India's second unmanned moon mission 'Chandrayaan-2' is expected to reach the lunar orbit on August 20 and land on the lunar surface on September 7, Indian Space Research Organization (ISRO) Chairman K Sivan said today.
The spacecraft is all set to leave the earth's orbit after two days, he told reporters in Ahmedabad after attending the birth centenary celebrations of Dr Vikram Sarabhai, the father of India's space programme.
The 3,850-kg Chandrayaan-2, a three-module spacecraft comprising orbiter, lander and rover, which was launched on July 22, would make a landing on the moon on September 7, our New Delhi correspondent reports quoting Sivan.
"After launching Chandrayaan-2 on July 22, we did five maneuvers. The Chandrayaan-2 composite body is now revolving around the earth," he said adding the next very important and crucial maneuver will happen on Wednesday morning.
"At around 3:30am (Indian time) on August 14, we are going to have a maneuver called trans-lunar injection. By this maneuver, the Chandrayaan-2 will leave the earth and move towards the moon.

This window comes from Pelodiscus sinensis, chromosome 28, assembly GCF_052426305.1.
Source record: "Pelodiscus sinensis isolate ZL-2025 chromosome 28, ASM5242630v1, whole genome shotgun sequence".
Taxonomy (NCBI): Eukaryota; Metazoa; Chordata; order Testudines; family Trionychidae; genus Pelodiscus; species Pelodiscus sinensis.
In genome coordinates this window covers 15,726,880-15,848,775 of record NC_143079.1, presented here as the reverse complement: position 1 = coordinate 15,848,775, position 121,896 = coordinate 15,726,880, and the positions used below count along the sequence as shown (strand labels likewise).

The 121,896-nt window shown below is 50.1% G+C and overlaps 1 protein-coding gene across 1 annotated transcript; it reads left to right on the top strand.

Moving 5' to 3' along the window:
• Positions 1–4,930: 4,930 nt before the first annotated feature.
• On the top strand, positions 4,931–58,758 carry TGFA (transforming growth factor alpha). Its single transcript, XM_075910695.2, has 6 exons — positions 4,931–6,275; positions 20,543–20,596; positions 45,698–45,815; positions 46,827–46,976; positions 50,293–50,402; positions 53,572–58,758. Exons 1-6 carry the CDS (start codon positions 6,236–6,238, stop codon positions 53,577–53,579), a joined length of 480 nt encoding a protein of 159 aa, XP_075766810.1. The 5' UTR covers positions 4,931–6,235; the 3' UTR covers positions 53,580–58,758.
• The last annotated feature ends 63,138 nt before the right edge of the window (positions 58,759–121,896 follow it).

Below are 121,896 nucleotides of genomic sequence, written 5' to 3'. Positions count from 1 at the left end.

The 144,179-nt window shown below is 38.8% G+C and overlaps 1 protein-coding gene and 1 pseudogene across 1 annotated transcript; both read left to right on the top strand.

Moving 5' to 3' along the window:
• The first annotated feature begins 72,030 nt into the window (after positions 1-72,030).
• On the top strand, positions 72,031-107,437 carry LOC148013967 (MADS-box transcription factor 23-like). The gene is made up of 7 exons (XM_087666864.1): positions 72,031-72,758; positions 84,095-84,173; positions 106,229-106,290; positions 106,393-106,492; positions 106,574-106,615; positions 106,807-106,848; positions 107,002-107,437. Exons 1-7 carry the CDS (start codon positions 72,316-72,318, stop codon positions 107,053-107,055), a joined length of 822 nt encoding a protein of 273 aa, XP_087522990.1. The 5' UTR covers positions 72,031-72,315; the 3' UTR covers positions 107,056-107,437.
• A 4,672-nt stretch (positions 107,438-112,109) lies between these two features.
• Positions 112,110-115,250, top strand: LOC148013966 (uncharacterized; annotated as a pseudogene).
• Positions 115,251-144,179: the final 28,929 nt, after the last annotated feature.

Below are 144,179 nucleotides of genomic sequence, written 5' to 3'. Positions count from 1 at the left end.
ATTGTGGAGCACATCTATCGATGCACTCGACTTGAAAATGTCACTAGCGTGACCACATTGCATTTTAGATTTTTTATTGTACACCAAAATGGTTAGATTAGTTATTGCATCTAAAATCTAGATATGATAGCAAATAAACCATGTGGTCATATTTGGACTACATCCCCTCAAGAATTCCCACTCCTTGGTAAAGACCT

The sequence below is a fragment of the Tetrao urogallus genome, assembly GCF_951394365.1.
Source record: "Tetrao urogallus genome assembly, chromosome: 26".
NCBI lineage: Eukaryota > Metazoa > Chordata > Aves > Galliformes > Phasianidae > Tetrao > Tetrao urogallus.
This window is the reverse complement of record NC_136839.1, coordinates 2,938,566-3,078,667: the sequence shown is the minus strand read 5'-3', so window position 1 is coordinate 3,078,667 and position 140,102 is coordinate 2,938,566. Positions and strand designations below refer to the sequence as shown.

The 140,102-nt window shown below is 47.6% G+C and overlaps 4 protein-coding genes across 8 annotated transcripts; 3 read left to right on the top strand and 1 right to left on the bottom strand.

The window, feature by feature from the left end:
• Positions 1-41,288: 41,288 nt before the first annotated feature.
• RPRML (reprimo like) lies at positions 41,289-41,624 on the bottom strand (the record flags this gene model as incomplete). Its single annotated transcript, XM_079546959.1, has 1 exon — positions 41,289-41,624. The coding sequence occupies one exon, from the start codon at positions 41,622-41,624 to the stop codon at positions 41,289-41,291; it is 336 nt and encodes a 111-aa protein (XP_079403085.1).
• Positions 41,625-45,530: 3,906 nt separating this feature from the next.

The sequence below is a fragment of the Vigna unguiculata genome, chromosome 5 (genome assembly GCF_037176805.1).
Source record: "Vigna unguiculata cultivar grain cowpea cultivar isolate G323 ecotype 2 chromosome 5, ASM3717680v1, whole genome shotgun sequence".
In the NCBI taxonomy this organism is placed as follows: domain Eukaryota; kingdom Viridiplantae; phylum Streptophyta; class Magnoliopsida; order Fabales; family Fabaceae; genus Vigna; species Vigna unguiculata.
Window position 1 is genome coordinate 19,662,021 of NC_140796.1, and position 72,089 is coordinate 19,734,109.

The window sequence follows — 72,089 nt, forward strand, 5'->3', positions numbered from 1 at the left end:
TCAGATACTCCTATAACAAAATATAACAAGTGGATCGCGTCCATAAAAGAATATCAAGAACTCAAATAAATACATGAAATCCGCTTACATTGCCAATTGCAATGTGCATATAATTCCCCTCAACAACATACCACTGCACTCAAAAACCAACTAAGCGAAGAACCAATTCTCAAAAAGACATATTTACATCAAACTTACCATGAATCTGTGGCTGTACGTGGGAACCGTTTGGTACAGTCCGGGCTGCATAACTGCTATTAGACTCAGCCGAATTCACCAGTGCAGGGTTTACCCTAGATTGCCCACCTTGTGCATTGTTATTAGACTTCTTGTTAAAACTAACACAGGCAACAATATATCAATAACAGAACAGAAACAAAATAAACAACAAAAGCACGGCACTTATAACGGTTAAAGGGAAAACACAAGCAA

The Chandrayaan-2 will be around the moon on August 20. Subsequently, we have planned to have a series of maneuvers around the moon and finally on September 7, we will be landing on the moon near its south pole," the ISRO chief said.
Sivan said the spacecraft was "doing very well" at present and all its systems were functioning properly.
He said scientists at the ISRO will be busy in coming months, particularly in December when the space agency would take up a mission to launch small satellites. “This is for the first time we are going to have this mission," he said.